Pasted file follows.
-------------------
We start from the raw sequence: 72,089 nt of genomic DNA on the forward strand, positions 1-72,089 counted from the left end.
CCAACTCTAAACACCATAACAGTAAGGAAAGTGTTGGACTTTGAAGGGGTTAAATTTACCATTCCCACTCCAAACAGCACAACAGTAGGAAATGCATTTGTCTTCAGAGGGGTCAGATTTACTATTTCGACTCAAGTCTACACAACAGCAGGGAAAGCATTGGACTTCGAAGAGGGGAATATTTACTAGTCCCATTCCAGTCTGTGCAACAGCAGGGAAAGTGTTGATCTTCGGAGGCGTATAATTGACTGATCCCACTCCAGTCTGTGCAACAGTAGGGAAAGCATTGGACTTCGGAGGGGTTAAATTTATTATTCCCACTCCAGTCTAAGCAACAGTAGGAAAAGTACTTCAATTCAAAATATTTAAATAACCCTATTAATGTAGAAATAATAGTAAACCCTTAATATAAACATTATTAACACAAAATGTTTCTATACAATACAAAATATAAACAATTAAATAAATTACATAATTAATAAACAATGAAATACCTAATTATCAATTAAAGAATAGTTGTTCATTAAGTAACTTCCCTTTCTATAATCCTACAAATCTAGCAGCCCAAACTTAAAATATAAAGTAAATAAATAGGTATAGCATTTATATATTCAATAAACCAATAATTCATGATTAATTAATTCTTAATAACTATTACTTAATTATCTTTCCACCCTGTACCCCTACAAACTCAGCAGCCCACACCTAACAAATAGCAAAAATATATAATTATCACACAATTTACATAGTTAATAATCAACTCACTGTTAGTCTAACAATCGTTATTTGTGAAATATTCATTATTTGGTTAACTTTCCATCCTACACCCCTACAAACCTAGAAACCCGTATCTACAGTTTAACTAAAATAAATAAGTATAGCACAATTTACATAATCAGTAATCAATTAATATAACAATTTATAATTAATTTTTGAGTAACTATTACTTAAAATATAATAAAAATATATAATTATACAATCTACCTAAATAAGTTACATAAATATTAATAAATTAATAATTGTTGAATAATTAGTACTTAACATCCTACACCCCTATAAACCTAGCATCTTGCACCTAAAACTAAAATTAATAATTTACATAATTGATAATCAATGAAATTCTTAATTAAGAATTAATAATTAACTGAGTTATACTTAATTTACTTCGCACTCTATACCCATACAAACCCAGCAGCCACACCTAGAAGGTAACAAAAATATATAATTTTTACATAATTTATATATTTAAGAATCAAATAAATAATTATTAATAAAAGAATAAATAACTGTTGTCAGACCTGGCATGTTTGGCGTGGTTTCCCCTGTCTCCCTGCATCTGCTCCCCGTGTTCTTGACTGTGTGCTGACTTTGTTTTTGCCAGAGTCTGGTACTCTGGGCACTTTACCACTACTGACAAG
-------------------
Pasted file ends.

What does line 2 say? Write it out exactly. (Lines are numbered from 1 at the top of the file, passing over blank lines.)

CCAACTCTAAACACCATAACAGTAAGGAAAGTGTTGGACTTTGAAGGGGTTAAATTTACCATTCCCACTCCAAACAGCACAACAGTAGGAAATGCATTTGTCTTCAGAGGGGTCAGATTTACTATTTCGACTCAAGTCTACACAACAGCAGGGAAAGCATTGGACTTCGAAGAGGGGAATATTTACTAGTCCCATTCCAGTCTGTGCAACAGCAGGGAAAGTGTTGATCTTCGGAGGCGTATAATTGACTGATCCCACTCCAGTCTGTGCAACAGTAGGGAAAGCATTGGACTTCGGAGGGGTTAAATTTATTATTCCCACTCCAGTCTAAGCAACAGTAGGAAAAGTACTTCAATTCAAAATATTTAAATAACCCTATTAATGTAGAAATAATAGTAAACCCTTAATATAAACATTATTAACACAAAATGTTTCTATACAATACAAAATATAAACAATTAAATAAATTACATAATTAATAAACAATGAAATACCTAATTATCAATTAAAGAATAGTTGTTCATTAAGTAACTTCCCTTTCTATAATCCTACAAATCTAGCAGCCCAAACTTAAAATATAAAGTAAATAAATAGGTATAGCATTTATATATTCAATAAACCAATAATTCATGATTAATTAATTCTTAATAACTATTACTTAATTATCTTTCCACCCTGTACCCCTACAAACTCAGCAGCCCACACCTAACAAATAGCAAAAATATATAATTATCACACAATTTACATAGTTAATAATCAACTCACTGTTAGTCTAACAATCGTTATTTGTGAAATATTCATTATTTGGTTAACTTTCCATCCTACACCCCTACAAACCTAGAAACCCGTATCTACAGTTTAACTAAAATAAATAAGTATAGCACAATTTACATAATCAGTAATCAATTAATATAACAATTTATAATTAATTTTTGAGTAACTATTACTTAAAATATAATAAAAATATATAATTATACAATCTACCTAAATAAGTTACATAAATATTAATAAATTAATAATTGTTGAATAATTAGTACTTAACATCCTACACCCCTATAAACCTAGCATCTTGCACCTAAAACTAAAATTAATAATTTACATAATTGATAATCAATGAAATTCTTAATTAAGAATTAATAATTAACTGAGTTATACTTAATTTACTTCGCACTCTATACCCATACAAACCCAGCAGCCACACCTAGAAGGTAACAAAAATATATAATTTTTACATAATTTATATATTTAAGAATCAAATAAATAATTATTAATAAAAGAATAAATAACTGTTGTCAGACCTGGCATGTTTGGCGTGGTTTCCCCTGTCTCCCTGCATCTGCTCCCCGTGTTCTTGACTGTGTGCTGACTTTGTTTTTGCCAGAGTCTGGTACTCTGGGCACTTTACCACTACTGACAAG